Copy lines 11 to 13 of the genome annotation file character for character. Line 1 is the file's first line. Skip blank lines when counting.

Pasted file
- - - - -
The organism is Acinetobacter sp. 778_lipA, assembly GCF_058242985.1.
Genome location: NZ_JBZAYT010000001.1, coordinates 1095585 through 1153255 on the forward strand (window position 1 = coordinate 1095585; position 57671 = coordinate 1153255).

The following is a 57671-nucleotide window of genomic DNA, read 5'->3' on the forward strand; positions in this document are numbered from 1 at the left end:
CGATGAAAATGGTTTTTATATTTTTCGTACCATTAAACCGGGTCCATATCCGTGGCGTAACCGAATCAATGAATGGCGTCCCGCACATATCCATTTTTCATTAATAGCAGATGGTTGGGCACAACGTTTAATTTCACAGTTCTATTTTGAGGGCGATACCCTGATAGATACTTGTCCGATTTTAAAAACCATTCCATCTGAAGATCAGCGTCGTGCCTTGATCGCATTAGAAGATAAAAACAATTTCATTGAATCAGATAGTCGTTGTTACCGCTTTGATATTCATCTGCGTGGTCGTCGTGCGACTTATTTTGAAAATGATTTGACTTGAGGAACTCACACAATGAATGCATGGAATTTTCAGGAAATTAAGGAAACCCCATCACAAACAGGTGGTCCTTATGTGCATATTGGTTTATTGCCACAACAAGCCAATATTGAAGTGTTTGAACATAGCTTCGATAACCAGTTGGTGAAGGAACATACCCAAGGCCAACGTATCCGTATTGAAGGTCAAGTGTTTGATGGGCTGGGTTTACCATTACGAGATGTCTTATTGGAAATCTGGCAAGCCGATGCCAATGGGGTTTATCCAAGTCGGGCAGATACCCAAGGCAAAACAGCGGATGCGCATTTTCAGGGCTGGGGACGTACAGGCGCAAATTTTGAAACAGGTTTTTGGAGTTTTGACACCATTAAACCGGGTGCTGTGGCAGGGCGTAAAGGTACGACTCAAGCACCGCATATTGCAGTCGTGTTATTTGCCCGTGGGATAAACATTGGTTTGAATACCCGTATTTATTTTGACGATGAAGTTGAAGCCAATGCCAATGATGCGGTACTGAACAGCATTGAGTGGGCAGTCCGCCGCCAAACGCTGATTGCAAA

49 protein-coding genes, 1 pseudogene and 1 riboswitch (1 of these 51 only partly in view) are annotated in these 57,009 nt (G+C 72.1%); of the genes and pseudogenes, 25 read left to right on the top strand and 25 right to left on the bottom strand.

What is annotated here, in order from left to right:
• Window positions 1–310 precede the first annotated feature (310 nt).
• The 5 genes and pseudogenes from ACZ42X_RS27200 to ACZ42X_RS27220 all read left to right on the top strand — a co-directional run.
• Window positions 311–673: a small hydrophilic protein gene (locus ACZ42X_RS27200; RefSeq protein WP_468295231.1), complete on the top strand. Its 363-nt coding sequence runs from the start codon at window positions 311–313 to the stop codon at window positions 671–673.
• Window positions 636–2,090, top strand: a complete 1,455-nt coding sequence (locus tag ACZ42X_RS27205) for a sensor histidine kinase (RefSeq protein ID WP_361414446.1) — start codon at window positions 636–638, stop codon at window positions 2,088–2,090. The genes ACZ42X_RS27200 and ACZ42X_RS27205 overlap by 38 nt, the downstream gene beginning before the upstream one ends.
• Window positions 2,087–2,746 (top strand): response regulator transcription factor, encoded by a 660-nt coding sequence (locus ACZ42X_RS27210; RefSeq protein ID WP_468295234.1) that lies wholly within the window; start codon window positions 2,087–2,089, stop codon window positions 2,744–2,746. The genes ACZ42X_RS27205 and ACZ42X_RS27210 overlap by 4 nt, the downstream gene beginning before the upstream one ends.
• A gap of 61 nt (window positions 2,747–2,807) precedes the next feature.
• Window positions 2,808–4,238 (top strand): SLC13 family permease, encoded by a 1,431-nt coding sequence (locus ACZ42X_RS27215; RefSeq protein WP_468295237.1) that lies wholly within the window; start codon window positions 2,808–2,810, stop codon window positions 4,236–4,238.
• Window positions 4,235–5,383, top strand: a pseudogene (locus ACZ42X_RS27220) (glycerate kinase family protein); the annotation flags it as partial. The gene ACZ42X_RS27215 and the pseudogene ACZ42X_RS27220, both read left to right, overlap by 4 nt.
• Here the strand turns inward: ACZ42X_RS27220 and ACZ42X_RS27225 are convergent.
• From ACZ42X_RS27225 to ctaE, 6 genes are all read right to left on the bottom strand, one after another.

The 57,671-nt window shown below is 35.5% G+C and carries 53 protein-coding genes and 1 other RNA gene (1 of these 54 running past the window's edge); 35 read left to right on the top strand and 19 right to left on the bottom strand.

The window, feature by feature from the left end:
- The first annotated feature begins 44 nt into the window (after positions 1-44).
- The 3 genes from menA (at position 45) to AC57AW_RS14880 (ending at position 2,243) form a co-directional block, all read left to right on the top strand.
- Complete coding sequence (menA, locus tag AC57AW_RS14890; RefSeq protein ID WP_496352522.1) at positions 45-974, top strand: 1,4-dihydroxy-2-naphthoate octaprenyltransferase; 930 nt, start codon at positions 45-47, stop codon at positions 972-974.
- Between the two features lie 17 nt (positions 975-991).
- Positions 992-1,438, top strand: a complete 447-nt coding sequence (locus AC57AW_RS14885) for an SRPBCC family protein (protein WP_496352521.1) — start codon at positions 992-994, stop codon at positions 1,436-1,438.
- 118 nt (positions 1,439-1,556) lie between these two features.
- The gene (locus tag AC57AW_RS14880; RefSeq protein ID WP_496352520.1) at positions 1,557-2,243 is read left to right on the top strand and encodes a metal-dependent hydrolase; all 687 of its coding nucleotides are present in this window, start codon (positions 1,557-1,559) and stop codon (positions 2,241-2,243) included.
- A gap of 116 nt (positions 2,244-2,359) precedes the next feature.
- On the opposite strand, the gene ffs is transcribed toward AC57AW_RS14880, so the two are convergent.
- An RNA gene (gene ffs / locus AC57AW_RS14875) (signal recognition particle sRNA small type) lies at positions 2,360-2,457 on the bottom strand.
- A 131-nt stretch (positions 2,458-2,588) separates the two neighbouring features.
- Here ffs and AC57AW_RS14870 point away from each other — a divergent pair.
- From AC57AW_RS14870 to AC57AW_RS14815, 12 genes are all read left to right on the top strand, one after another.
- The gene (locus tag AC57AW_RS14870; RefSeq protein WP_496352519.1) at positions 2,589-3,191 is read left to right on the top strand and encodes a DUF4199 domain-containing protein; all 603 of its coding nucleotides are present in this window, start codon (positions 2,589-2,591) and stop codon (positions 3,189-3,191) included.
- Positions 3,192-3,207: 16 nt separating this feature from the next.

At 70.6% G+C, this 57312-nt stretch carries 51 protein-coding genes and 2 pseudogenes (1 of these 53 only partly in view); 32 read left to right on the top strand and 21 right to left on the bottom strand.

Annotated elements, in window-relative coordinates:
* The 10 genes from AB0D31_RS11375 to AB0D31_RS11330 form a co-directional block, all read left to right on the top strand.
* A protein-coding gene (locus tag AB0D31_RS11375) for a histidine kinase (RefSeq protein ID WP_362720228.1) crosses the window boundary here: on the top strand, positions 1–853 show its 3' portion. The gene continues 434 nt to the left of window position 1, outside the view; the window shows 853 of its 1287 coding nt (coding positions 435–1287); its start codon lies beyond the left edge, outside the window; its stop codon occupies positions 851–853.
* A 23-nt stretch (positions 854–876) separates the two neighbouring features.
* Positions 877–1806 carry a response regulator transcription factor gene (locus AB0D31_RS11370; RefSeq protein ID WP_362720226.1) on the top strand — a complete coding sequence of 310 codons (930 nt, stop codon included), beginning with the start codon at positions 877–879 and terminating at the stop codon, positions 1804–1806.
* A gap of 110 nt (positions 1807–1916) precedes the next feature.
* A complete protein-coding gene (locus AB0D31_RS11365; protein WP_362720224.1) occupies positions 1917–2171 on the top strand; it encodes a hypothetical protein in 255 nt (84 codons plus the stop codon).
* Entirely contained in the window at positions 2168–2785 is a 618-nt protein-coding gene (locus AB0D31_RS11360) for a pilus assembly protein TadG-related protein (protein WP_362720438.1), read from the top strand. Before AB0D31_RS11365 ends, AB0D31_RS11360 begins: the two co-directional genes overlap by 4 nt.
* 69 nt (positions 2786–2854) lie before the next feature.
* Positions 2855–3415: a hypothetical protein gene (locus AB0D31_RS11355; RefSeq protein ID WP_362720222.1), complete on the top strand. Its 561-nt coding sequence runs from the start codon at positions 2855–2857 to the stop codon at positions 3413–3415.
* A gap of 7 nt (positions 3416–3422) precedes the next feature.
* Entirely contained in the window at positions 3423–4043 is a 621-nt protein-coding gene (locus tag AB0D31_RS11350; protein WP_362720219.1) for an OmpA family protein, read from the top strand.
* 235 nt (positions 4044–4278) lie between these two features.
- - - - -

• Window positions 2,087–2,746 (top strand): response regulator transcription factor, encoded by a 660-nt coding sequence (locus ACZ42X_RS27210; RefSeq protein ID WP_468295234.1) that lies wholly within the window; start codon window positions 2,087–2,089, stop codon window positions 2,744–2,746. The genes ACZ42X_RS27205 and ACZ42X_RS27210 overlap by 4 nt, the downstream gene beginning before the upstream one ends.
• A gap of 61 nt (window positions 2,747–2,807) precedes the next feature.
• Window positions 2,808–4,238 (top strand): SLC13 family permease, encoded by a 1,431-nt coding sequence (locus ACZ42X_RS27215; RefSeq protein WP_468295237.1) that lies wholly within the window; start codon window positions 2,808–2,810, stop codon window positions 4,236–4,238.